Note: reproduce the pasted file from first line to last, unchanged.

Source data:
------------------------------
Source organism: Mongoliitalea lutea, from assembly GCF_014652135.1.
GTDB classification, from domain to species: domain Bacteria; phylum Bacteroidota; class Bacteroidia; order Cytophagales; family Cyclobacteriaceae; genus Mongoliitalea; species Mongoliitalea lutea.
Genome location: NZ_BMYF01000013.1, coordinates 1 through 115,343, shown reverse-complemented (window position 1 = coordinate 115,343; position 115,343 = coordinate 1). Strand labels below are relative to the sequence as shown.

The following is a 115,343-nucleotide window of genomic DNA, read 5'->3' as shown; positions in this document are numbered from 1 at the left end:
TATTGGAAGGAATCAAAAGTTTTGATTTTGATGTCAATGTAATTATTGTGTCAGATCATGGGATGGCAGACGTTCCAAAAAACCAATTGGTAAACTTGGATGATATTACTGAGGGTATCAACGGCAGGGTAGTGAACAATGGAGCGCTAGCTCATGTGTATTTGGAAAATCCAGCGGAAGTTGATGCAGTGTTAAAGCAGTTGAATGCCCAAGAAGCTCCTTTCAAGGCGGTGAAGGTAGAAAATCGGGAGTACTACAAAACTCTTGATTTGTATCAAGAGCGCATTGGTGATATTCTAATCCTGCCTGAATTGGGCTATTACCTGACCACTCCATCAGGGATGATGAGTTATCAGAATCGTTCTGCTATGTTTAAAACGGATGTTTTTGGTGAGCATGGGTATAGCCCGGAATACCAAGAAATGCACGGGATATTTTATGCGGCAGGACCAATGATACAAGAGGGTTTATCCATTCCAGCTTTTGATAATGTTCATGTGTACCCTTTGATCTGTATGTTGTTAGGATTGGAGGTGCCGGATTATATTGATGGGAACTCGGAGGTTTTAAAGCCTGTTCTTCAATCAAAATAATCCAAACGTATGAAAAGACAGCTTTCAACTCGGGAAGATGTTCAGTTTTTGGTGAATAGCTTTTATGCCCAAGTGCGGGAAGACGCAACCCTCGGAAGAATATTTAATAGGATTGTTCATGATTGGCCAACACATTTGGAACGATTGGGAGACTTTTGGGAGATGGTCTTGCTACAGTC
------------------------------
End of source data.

Source organism: Mongoliitalea lutea, from assembly GCF_014652135.1.
GTDB classification, from domain to species: domain Bacteria; phylum Bacteroidota; class Bacteroidia; order Cytophagales; family Cyclobacteriaceae; genus Mongoliitalea; species Mongoliitalea lutea.
Genome location: NZ_BMYF01000013.1, coordinates 1 through 115,343, shown reverse-complemented (window position 1 = coordinate 115,343; position 115,343 = coordinate 1). Strand labels below are relative to the sequence as shown.

The following is a 115,343-nucleotide window of genomic DNA, read 5'->3' as shown; positions in this document are numbered from 1 at the left end:
TATTGGAAGGAATCAAAAGTTTTGATTTTGATGTCAATGTAATTATTGTGTCAGATCATGGGATGGCAGACGTTCCAAAAAACCAATTGGTAAACTTGGATGATATTACTGAGGGTATCAACGGCAGGGTAGTGAACAATGGAGCGCTAGCTCATGTGTATTTGGAAAATCCAGCGGAAGTTGATGCAGTGTTAAAGCAGTTGAATGCCCAAGAAGCTCCTTTCAAGGCGGTGAAGGTAGAAAATCGGGAGTACTACAAAACTCTTGATTTGTATCAAGAGCGCATTGGTGATATTCTAATCCTGCCTGAATTGGGCTATTACCTGACCACTCCATCAGGGATGATGAGTTATCAGAATCGTTCTGCTATGTTTAAAACGGATGTTTTTGGTGAGCATGGGTATAGCCCGGAATACCAAGAAATGCACGGGATATTTTATGCGGCAGGACCAATGATACAAGAGGGTTTATCCATTCCAGCTTTTGATAATGTTCATGTGTACCCTTTGATCTGTATGTTGTTAGGATTGGAGGTGCCGGATTATATTGATGGGAACTCGGAGGTTTTAAAGCCTGTTCTTCAATCAAAATAATCCAAACGTATGAAAAGACAGCTTTCAACTCGGGAAGATGTTCAGTTTTTGGTGAATAGCTTTTATGCCCAAGTGCGGGAAGACGCAACCCTCGGAAGAATATTTAATAGGATTGTTCATGATTGGCCAACACATTTGGAACGATTGGGAGACTTTTGGGAGATGGTCTTGCTACAGTC